Hall of Fame Buffalo Bills signal-caller Jim Kelly told the NFL Network on Thursday that the New York Jets quarterback contest between Mark Sanchez and Tim Tebow will likely create turmoil and unneeded pressure.
In a somewhat shocking move this past March, the Jets inked the 25-year-old Sanchez, who head coach Rex Ryan handpicked with the fifth overall choice in 2009 out of the University of Southern California (USC), to a three-year extension for $40.5 million through the 2016 season.
Mere weeks later, Gang Green acquired Tebow and a seventh-round pick from the Denver Broncos for a fourth and sixth-round selection in this April’s draft.
“The job security is a little shaky,” said Kelly, 52, a four-time Pro Bowler who established the Bills career record for passing yards with 35,467. “I hope there’s so much turmoil during training camp, I hope Tebow plays great, he pushes (Mark) Sanchez, and all of a sudden the locker room is coming apart.”
Although Kelly believes Sanchez is loaded with potential and possesses the necessary skills to perform beautifully in the swamps of Jersey, the four-time AFC champion isn’t sold that the Mexican-American from Long Beach (CA) can deal with the fishbowl that is Gotham.
“I thought Sanchez is a very good quarterback coming on,” said Kelly, who initially played for the Houston Gamblers of the USFL rather than the Bill’s because of the organization’s struggles and Buffalo’s hideous weather conditions. “Mark Sanchez is a quarterback now that is going to be sitting there every single game if he plays bad — number one, you know Jets fans, they’re going to start booing. A lot of pressure is on Sanchez to not only start off hot, but continue game after game after game playing steady. If he doesn’t, you know you’re going to hear the boo birds, you’re going to have people wanting Tim Tebow in there.”
The former University of Miami superstar, who threw 237 touchdowns, in comparison to 175 interceptions, playing for the Bills from 1986-1996, contends the Jets should have jettisoned Sanchez when they dealt for Tebow.
“If I was a general manager or a president or the owner of a team, I would not have done that unless I would have gotten rid of Sanchez,” said Kelly, who past Indianapolis Colts quarterback, and current San Francisco 49ers head coach, Jim Harbaugh punched in the face at a hotel in October 1997. “But he’s a good enough quarterback to be there and Tim Tebow is a great athlete. He’s going to be a big plus for somebody, but in New York I’m not sure.”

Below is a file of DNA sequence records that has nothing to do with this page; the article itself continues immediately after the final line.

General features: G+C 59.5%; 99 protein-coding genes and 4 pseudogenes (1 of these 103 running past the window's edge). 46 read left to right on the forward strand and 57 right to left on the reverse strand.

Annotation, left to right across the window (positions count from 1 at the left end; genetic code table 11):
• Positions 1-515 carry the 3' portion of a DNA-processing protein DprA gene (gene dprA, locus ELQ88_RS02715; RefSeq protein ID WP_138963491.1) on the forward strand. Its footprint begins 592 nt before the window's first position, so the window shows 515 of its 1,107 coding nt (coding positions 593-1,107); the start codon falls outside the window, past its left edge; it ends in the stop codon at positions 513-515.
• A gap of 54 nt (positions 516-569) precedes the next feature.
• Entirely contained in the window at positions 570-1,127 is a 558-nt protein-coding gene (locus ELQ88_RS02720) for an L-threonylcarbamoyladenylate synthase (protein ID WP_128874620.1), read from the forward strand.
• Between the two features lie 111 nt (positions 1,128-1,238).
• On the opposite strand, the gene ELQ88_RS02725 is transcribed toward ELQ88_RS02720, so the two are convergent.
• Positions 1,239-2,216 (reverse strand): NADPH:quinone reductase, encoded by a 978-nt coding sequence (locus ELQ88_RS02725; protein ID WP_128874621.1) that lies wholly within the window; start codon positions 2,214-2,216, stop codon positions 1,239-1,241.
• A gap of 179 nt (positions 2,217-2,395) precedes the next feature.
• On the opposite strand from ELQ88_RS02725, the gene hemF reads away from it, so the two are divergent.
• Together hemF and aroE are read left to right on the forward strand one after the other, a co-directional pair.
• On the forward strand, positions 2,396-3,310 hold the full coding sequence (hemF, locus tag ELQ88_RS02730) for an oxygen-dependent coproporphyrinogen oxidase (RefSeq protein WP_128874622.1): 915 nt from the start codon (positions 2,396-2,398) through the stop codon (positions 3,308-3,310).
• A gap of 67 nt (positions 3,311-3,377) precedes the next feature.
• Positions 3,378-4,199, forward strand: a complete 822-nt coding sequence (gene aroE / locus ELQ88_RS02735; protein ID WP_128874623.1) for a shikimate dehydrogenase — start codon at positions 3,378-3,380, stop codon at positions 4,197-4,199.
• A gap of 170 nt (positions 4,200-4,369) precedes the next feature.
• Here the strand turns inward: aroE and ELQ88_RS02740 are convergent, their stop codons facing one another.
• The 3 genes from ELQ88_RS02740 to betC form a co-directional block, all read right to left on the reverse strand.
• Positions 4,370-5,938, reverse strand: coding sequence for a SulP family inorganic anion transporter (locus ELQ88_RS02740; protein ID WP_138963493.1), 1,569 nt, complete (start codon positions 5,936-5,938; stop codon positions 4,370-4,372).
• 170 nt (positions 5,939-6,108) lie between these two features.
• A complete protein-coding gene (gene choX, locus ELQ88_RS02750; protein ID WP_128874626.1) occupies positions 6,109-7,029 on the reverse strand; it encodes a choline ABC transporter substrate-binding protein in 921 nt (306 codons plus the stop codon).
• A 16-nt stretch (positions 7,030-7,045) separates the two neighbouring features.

Tebow, 24, who the Broncos took out of the University of Florida with the 25th overall pick in the 2010 draft, became expendable this spring when former Colts icon Peyton Manning signed a five-year contract worth $96 million to perform in “The Mile-High City.”
Despite throwing like a glorified version of Corky Thatcher, the winner of the 2007 Heisman Trophy led Denver to a 7-4 record under center and propelled the team to a stunning 29-23 victory in overtime against the Pittsburgh Steelers in the playoffs.
Tebow, a southpaw who completed a paltry 46.5 percent of his 271 pass attempts in 2011, is a polarizing presence whose overwhelming godliness, and lack of conventional abilities, has chapped the ass of fans nationwide.
Conversely, Sanchez, who has tossed 55 touchdowns, in contrast to 51 interceptions, for 9,209 yards in 47 games, must progress in the pocket and show more than sporadic flashes of brilliance.
Sanchez played a pivotal role in guiding the Jets to the AFC Championship Game in the 2009 and 2010 seasons and the third-year passer is seemingly capable of leading Gang Green to their first title since 1969.
Nevertheless, Kate Upton’s reported banging companion, who earned the 2009 Rose Bowl Most Valuable Player award as a Trojan, has long been perceived as coddled and competition in the form of Tebow will prove to be healthy.
Ideally for the Jets, Sanchez, who has completed a substandard 55.3% of his 1,414 attempts, will hone his quarterbacking talents and Tebow will effectively be utilized in the wildcat formation installed by new offensive coordinator Tony Sparano.
Players almost always decide the outcome of games and it’s the responsibility of Mark Sanchez and Tim Tebow to develop into productive NFL passers.
Nevertheless, for a change, much of the Jets success will be determined on the sidelines.
Sparano will be the man primarily responsible for preventing “turmoil during training camp” and “the locker room (from) coming apart.”
Ultimately, Tony Sparano, his temperament, clipboard and schemes, will be the person who makes the Jets fly or crash this autumn in East Rutherford.by